During the inaugural Amazon Web Services conference held last week, AWS leadership boasted about the vendor’s security record, and its ongoing effort to provide a secure public cloud infrastructure for customers. But that said, Chad Woolf, AWS Director of Rick and Compliance, reminded customers that security is a two-way street during the event.
While the vendor has been diligent in earning a widespread set of security compliance certifications (Its original security designation of SAS 70 has grown to include SOC 1, SOC 2, ISO 27001, PCI DSS and more), AWS stressed that it leverages a “shared” security model, meaning AWS manages some responsibilities, but each customer must secure its own platforms, applications and data. And while the vendor has taken the step of creating education around compliance rules and what responsibilities lie with it or its customer, many in the channel question whether the position is truly “shared.”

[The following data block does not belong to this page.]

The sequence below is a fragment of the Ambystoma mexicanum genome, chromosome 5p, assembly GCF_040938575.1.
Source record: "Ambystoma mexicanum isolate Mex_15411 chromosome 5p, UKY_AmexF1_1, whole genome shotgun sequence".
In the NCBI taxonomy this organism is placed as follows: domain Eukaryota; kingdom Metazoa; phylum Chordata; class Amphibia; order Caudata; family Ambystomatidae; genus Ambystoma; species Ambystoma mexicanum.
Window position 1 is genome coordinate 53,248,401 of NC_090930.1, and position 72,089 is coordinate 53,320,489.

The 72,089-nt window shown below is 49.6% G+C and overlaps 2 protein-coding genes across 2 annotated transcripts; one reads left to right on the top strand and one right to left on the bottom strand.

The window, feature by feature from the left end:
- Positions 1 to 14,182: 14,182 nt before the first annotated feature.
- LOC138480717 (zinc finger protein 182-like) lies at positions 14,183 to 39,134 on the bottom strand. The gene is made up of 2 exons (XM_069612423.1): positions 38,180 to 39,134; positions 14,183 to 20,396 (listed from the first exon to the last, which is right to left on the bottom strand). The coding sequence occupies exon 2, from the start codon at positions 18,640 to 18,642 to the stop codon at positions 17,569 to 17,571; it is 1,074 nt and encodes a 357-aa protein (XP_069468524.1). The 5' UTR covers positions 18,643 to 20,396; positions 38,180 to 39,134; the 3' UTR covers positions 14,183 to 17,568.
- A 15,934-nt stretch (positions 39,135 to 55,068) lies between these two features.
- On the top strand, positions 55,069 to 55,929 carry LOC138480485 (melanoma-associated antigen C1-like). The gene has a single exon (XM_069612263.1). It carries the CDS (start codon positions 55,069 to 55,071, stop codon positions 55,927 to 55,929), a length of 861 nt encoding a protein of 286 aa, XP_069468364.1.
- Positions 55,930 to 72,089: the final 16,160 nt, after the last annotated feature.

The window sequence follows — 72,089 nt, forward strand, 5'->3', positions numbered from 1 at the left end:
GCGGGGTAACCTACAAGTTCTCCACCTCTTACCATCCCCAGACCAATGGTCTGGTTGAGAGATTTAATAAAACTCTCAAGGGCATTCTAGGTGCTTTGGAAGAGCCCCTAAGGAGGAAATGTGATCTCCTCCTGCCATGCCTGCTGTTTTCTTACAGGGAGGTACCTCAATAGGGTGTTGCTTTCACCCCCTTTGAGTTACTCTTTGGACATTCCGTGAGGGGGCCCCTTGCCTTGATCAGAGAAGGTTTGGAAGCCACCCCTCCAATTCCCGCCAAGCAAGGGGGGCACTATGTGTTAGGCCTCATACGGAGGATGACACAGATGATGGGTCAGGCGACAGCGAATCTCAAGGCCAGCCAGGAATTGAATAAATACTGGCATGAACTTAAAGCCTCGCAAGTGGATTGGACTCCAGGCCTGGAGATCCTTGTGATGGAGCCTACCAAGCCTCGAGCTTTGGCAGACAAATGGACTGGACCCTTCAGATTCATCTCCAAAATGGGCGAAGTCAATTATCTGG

In an online article, TechTarget shared a great quote from an attendee, Derrick Burton, an IT director for a consulting firm: “Executives from AWS say, ‘We’re building this platform for you to sit on, but you’re in charge of securing what’s in it,'” he said. “That doesn’t sound like ‘shared responsibility’ to me.”
I agree. But … I would reiterate what I said yesterday – solution providers need to assume security is their responsibility. From their clients’ environments right up to the minute that data hits the cloud vendor’s infrastructure. Let’s be honest, you don’t expect your Internet providers to encrypt email, so why should you approach cloud any differently?